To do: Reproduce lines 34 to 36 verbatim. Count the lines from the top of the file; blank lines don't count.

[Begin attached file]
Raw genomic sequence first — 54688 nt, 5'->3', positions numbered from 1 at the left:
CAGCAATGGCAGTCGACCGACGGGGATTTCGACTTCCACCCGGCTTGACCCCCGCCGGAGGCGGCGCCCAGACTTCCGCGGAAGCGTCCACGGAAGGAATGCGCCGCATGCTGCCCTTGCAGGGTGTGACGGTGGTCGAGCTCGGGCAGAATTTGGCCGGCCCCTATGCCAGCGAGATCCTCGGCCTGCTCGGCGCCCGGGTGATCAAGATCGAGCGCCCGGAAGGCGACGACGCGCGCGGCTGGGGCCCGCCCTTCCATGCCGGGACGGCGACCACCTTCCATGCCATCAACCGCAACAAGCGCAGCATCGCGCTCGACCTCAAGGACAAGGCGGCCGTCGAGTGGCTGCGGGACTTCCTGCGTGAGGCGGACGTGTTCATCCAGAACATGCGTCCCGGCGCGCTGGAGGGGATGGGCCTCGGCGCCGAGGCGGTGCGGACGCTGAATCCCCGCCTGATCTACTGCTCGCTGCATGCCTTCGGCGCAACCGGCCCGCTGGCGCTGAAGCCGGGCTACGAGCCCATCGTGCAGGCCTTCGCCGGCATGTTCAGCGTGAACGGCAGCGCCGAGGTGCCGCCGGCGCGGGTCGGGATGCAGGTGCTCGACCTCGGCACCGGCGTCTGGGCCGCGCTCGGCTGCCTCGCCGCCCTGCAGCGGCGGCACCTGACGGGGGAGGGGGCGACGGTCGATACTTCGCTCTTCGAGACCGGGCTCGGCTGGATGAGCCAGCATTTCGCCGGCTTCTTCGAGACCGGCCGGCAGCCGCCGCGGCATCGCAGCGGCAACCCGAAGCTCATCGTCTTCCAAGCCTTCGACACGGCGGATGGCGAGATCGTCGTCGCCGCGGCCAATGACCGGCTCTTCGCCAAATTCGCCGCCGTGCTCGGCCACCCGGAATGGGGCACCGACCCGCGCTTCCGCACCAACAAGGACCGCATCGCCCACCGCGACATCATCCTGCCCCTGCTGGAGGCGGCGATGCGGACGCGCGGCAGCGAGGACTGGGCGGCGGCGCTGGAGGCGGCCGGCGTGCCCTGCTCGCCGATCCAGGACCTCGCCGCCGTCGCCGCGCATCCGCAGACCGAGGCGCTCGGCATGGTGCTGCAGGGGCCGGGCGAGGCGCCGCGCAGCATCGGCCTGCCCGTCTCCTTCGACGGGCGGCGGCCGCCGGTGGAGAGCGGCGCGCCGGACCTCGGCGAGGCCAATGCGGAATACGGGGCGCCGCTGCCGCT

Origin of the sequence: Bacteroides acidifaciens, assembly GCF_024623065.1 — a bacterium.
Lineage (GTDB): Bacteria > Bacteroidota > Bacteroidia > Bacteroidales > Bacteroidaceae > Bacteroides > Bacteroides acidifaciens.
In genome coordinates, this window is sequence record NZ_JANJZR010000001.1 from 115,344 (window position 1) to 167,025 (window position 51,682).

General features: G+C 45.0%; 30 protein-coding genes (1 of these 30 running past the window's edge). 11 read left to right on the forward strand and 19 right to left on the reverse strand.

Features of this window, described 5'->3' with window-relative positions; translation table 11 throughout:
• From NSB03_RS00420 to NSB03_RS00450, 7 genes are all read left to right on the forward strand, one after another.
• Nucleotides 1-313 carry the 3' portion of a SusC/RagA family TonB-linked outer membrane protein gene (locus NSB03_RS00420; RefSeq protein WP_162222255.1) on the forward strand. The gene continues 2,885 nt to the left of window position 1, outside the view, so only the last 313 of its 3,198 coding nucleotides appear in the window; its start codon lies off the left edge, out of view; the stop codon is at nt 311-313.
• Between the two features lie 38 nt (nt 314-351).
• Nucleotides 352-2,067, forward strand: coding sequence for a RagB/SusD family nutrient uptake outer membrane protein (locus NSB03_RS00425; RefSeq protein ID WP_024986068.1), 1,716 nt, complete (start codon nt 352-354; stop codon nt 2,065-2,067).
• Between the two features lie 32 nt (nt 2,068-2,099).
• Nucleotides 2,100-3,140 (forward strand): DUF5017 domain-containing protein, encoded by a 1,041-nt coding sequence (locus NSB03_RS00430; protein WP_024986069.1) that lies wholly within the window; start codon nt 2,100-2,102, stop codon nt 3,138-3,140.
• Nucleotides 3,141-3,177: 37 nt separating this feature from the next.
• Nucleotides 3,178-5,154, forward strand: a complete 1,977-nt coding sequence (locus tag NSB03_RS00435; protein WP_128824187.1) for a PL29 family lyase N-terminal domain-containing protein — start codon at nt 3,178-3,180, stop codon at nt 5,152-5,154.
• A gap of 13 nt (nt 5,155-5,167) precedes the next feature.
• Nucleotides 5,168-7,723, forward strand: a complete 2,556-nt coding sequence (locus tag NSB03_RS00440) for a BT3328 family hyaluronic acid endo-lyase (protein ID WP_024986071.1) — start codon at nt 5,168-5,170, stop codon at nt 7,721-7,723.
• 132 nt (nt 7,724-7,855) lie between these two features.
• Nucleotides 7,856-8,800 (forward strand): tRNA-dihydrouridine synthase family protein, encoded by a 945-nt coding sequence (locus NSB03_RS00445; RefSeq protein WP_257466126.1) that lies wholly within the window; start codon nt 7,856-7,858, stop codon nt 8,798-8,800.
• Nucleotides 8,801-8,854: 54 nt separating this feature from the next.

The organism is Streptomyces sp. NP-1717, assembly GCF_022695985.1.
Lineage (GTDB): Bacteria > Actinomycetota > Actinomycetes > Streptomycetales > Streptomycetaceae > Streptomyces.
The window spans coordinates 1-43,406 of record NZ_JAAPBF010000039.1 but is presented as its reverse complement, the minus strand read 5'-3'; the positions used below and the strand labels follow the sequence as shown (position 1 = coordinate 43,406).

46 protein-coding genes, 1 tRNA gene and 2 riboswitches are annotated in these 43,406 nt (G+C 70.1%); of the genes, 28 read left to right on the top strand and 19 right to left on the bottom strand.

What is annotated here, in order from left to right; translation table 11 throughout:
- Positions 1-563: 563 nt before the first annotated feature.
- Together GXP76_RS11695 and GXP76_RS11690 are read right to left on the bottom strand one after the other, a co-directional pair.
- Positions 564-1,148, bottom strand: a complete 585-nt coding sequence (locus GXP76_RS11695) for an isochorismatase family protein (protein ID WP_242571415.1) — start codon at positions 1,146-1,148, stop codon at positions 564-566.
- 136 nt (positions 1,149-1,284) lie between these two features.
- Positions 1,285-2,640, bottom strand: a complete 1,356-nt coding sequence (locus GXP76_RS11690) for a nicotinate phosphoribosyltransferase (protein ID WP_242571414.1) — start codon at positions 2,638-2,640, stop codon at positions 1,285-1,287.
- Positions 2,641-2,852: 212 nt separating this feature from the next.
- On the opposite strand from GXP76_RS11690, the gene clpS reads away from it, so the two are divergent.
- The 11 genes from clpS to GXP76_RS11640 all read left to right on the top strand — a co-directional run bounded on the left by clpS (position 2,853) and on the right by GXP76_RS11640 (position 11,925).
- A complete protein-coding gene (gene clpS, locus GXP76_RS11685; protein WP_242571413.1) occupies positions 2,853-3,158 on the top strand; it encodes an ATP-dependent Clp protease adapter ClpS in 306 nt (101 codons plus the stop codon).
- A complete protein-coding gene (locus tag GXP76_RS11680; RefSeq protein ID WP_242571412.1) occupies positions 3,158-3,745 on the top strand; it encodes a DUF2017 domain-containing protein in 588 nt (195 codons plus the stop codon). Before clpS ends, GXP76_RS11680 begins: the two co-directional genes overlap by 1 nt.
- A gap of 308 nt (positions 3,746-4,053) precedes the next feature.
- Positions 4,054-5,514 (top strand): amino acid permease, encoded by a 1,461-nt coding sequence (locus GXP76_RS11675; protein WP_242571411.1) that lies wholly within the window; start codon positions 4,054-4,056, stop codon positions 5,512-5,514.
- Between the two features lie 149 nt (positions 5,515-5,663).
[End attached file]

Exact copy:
- A complete protein-coding gene (gene clpS, locus GXP76_RS11685; protein WP_242571413.1) occupies positions 2,853-3,158 on the top strand; it encodes an ATP-dependent Clp protease adapter ClpS in 306 nt (101 codons plus the stop codon).
- A complete protein-coding gene (locus tag GXP76_RS11680; RefSeq protein ID WP_242571412.1) occupies positions 3,158-3,745 on the top strand; it encodes a DUF2017 domain-containing protein in 588 nt (195 codons plus the stop codon). Before clpS ends, GXP76_RS11680 begins: the two co-directional genes overlap by 1 nt.
- A gap of 308 nt (positions 3,746-4,053) precedes the next feature.